Places such as the Emic Foundation in the Kujawsko-Pomorskie Voivodeship can provide a platform for understanding and communication, as well as a training base for employees of cultural institutions, teachers and those responsible for commissioning integrative activities in offices.

Polish women and men proudly declare their hospitality to other nations in surveys. The examples cited above show that hospitality does not always have only positive implications. The very designation of visitors as guests predetermines the duration of this relationship (short or at least defined) and its inequality (it is the host or hostess who is higher in the hierarchy and who decides to what extent and for what period of time he or she wants to host the person). Having this knowledge would perhaps have prevented the awkward situations that occurred in the first weeks of the Russian-Ukrainian war. However, the motivation to host refugees was so strong at the time that many people did not give sufficient thought to the offer of their help, as they were driven primarily by a reflex of the heart.

Krzysztof, who had taken in a family of three (all women), was convinced that it would be a few weeks, maybe a month, of living together. When it became clear that this was not a temporary accommodation, everyone was at a stalemate. Neither party felt at ease. Everyday life became problematic for everyone. Krzysztof describes the situation with sadness:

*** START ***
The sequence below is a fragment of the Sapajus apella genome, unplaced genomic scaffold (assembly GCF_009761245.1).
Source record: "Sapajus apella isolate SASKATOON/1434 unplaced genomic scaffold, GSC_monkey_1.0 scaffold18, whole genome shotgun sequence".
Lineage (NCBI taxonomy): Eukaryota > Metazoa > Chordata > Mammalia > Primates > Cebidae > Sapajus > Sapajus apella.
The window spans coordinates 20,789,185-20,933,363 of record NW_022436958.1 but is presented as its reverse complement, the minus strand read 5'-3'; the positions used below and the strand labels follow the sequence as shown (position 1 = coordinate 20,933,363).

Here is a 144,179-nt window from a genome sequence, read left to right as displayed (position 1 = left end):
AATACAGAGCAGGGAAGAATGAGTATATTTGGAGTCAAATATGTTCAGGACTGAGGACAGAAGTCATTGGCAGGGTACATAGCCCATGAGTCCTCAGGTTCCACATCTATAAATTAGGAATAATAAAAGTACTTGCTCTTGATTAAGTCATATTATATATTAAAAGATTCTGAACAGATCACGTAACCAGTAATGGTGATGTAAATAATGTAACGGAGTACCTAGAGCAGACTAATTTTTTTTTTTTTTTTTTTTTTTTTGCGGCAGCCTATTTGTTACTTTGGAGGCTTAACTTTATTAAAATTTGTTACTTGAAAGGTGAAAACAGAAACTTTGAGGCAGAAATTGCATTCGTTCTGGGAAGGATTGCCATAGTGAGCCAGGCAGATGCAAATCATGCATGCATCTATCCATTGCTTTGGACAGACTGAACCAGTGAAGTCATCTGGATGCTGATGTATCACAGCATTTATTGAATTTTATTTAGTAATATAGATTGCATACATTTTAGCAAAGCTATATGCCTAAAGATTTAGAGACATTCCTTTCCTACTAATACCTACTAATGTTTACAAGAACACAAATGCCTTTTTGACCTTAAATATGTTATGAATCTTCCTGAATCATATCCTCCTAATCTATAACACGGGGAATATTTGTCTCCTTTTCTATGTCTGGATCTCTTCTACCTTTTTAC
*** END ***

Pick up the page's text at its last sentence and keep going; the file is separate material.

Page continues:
Although I am away from home quite a lot and we tried to arrange it somehow, four people, including an adult woman and two teenage daughters, were unable to stay out of each other’s way in 56 square metres. I was extremely sorry and ashamed to inform Ms Sofia that I was no longer able to offer them a room. To my surprise, the woman was relieved, as they, in turn, found it hard to admit that they simply did not have enough room with me. The host and guest arrangement did both parties more trouble than good. I helped Ms Sofia’s family with the formalities of finding new accommodation and did not encounter any unpleasantness from her side. But among Polish acquaintances I was pointed at for being inconsistent. Those who were sceptical about the problem, in turn, criticised me for what I had to do, why I had to decide in the first place. This situation taught me to measure my strengths against my intentions and to adapt my help to my own abilities. I don’t regret that month of living together. I learned then to live much more modestly and with respect for the needs of others. I now know that it is better to help in other ways, even by participating financially in collections. I don’t have time to do more for now, because I work a lot, but during that month I learnt a bit of Ukrainian and I would love to get involved one day as a native speaker and Polish language teacher for the kids.